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Legendary singer-songwriter Paul Simon surprised fans and critics alike with his latest album. “Stranger to Stranger” featured his usual mix of cryptic and poetic lyrics and experiments with rhythms from other countries, but it also featured unusual percussion instruments and collaborations with young dance music artists.

“Its about getting you to actually hear something in a new way,” Simon said about the album on his official website. “Its about making music that sounds old and new at the same time; music with a sense of mystery.”

Simon brings this music, along with more than 50 years of hits, to his show on June 25 at Lake Tahoe Outdoor Arena. He says on his website that experimenting, such as the critically acclaimed songs “Wristband” and “The Werewolf,” is still important to his work.

“Sound is the theme of this album as much as it’s about the subjects of the individual songs. If people get that, I’ll be pleased,” Simon said. “The right song at the right time can live for generations. A beautiful sound, well, that’s forever.”

Simon, meet Garfunkel

Simon began making beautiful sounds in junior high school with his friend, singer Art Garfunkel. As a doo-wop duo named Tom and Jerry, the two had a minor hit called “Hey Little Schoolgirl” in 1957. A stint as a younger songwriter-for-hire and a trip playing the folks clubs of England eventually led to Simon and Garfunkel joining together again as a duo, and this was the true start of Simon’s career.

From the mid-sixties through their first split in 1972, Simon and Garfunkel had many hits, including “The Sound of Silence,” “The Boxer,” “Mrs. Robinson” and “Bridge Over Troubled Water.” When Simon went solo, he continued selling millions of records and writing enduring hits, including “Mother and Child Reunion,” “Me and Julio Down by the Schoolyard,” “50 Ways to Leave Your Lover,” “Still Crazy After All These Years” and “Late in the Evening.” He also made some forays into acting, including a cameo in Woody Allen’s “Annie Hall” and a starring role in his own film, “One Trick Pony.”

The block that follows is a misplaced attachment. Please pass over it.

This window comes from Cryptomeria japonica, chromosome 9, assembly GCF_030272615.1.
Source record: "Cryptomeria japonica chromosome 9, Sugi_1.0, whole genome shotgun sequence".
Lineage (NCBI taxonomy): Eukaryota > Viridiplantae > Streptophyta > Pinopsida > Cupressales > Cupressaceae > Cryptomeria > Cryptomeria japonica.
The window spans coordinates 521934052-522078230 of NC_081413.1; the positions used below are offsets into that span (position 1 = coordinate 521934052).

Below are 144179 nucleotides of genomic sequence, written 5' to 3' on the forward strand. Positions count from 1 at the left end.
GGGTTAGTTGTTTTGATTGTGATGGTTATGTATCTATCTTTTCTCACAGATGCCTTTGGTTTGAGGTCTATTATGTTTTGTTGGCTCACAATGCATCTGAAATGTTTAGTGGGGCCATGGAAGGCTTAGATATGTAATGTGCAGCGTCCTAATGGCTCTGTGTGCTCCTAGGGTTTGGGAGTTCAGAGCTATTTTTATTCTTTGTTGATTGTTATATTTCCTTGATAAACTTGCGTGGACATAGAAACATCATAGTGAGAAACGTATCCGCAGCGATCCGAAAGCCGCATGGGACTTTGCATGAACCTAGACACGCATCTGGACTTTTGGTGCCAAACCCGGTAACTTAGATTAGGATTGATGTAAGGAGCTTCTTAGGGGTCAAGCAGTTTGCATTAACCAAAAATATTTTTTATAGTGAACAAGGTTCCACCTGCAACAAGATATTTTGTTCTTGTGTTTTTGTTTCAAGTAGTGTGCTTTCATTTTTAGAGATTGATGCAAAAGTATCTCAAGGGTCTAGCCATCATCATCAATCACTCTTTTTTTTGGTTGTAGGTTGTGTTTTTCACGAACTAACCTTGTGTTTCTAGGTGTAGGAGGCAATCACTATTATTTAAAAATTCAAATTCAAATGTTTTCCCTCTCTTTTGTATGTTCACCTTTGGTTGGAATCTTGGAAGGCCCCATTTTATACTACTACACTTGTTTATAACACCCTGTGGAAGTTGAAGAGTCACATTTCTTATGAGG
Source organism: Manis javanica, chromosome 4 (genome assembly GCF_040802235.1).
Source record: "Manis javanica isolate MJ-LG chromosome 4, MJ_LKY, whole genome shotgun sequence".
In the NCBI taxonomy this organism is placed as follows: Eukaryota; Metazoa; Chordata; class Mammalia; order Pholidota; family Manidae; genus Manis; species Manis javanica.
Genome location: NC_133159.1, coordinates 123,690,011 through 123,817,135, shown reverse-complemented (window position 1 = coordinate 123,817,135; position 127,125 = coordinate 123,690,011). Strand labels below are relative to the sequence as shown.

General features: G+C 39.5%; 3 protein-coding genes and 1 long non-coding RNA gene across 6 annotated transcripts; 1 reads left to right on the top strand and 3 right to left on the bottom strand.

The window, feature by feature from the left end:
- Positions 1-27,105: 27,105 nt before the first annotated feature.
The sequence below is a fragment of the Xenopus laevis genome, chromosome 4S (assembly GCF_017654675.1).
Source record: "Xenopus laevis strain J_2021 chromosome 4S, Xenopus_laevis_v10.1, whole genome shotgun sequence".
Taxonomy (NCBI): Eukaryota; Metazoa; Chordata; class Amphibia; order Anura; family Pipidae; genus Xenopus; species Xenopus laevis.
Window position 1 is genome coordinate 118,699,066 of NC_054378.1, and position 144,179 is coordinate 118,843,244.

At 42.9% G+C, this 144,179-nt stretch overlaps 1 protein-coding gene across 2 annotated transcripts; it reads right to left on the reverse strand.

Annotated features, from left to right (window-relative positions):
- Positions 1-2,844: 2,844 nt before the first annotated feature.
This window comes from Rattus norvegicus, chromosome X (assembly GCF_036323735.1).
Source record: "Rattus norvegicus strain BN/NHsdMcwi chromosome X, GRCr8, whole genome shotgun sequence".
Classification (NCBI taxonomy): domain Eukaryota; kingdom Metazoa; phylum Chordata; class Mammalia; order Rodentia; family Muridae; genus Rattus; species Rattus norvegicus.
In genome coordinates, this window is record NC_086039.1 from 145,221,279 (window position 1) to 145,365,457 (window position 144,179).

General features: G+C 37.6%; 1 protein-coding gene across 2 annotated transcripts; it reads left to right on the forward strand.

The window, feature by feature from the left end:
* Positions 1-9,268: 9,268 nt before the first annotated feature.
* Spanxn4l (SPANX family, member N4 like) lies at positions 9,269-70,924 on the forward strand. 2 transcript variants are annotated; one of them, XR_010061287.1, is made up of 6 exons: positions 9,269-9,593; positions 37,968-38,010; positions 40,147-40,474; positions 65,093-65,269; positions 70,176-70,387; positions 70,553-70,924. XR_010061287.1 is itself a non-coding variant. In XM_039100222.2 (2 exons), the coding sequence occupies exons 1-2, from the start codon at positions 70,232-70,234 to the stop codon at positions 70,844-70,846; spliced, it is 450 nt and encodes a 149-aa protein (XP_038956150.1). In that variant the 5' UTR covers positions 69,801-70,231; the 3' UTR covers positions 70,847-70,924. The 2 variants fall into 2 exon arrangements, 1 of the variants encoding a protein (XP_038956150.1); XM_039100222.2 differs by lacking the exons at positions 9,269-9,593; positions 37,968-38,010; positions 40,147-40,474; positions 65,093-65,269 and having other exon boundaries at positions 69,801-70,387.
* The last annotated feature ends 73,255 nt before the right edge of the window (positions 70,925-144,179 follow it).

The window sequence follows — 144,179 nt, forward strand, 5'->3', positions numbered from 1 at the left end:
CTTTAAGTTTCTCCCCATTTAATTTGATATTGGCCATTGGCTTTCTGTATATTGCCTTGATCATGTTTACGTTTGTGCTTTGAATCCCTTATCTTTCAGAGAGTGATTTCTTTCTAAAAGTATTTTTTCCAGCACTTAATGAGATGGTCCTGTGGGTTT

Although it was a time of further experiments, Simon reached another big commercial peak in the 80s. His biggest hit album, “Graceland” in 1986, featured his folk-pop sound mixed with musicians and song structures from Africa. It led to hits such as “You Can Call Me Al,” “The Boy in the Bubble” and the title track. The album eventually sold five million copies in the U.S. and seven million more worldwide. He also toured worldwide for several years, including several shows in post-apartheid South Africa.

From that point, Simon balanced his musical life between solo work and occasional reunion tours with Garfunkel. Among his best known songs since 1990 are “The Obvious Child, “Father and Daughter,” and “Getting Ready for Christmas Day.”

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